Article 36 has joined with other NGOs and Parliamentarians in signing a letter to the Minister of State for the Armed Forces, Nick Harvey MP, calling for transparency in a forthcoming review of the legality of the UK’s CHARM3 ammunition.

These munitions are a particular focus of attention because they utilise depleted uranium (DU), which raises concerns regarding the longer-term health risks that they pose to populations amongst whom they may be used.  However, beyond these specific weapons, the letter raises important questions about how the acceptability of weapons is assessed and the levels of public scrutiny possible over such a process.

Whilst Additional Protocol I of the Geneva Conventions requires states to assess how new weapons, means or methods of warfare comply with international legal obligations, there is a wider moral requirement to understand the risks that weapons pose.  Determinations about the acceptability of weapons should allow for some broader social oversight of how we deem it acceptable to kill and injure people in our name.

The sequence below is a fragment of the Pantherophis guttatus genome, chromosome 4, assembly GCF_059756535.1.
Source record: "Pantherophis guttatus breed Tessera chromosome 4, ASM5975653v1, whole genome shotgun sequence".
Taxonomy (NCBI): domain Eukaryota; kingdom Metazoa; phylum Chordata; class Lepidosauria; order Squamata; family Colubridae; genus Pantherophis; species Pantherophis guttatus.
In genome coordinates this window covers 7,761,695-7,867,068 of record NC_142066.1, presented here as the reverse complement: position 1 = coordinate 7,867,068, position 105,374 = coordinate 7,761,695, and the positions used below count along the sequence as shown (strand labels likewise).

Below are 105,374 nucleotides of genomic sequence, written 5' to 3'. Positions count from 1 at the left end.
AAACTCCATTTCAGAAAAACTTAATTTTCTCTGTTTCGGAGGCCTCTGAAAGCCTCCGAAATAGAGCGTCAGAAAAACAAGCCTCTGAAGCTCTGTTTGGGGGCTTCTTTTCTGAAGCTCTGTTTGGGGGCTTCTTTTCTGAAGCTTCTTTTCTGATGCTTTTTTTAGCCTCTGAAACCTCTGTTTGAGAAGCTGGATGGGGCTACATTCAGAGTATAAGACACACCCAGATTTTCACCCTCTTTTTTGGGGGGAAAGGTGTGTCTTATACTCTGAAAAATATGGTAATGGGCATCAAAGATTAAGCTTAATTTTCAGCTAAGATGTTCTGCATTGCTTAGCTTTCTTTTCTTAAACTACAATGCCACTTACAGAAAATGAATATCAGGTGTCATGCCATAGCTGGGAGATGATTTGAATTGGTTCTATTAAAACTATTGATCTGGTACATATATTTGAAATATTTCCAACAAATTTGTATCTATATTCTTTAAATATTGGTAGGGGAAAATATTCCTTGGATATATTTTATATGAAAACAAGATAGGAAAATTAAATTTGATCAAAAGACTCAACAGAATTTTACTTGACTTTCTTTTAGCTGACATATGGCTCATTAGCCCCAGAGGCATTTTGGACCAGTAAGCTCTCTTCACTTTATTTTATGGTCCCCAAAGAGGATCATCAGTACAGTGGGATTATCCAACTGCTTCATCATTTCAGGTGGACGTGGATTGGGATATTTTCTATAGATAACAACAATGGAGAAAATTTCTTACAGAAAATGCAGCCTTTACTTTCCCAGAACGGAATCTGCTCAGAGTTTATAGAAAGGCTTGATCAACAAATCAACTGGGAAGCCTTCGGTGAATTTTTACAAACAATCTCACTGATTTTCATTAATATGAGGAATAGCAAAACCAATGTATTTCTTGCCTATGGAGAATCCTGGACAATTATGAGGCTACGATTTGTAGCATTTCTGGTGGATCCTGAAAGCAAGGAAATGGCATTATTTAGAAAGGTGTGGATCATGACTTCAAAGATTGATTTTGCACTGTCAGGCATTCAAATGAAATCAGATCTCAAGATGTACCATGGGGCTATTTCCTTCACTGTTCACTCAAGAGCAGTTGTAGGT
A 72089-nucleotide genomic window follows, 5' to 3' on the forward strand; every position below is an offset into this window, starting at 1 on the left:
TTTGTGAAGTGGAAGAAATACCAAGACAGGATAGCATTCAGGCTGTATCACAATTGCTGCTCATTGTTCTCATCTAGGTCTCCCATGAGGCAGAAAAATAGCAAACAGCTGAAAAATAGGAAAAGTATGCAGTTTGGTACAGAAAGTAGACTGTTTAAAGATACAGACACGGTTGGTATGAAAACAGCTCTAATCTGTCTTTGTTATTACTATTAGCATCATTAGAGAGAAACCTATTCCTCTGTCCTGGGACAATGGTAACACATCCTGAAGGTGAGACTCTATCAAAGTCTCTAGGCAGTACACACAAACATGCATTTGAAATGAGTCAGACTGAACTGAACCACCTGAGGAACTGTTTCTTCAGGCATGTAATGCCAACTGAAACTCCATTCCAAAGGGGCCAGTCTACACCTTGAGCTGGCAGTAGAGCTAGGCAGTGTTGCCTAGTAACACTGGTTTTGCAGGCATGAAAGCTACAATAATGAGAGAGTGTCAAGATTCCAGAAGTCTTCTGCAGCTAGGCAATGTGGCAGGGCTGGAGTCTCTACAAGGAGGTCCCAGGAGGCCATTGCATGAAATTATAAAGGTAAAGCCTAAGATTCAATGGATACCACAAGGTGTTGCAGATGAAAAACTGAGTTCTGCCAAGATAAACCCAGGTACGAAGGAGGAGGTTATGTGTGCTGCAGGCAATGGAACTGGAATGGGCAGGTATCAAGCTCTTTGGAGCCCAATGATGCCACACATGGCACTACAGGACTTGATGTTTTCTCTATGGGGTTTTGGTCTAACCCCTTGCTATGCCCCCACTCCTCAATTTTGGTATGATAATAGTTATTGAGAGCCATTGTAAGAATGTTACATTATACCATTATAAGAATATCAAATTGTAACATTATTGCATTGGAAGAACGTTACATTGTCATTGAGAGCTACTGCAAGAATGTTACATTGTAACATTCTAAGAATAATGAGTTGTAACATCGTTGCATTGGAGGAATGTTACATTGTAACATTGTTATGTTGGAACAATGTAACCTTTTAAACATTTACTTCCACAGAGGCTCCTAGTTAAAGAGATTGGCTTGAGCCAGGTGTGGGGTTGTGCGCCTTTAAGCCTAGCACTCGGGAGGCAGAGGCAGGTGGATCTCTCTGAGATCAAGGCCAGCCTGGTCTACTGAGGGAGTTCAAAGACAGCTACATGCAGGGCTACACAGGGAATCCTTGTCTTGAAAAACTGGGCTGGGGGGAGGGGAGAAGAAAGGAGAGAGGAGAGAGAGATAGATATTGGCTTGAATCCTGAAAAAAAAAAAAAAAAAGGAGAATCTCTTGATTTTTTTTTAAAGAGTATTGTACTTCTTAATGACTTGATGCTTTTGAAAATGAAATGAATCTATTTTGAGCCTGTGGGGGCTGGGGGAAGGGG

At a time when new weapon technologies and platforms, and new methods of attack through cyber warfare, are being developed faster than society can keep pace, the process of weapons reviews are all the more important.  Increased transparency in this review process would be a very positive step towards a more rigorous framework for consideration of new weapons.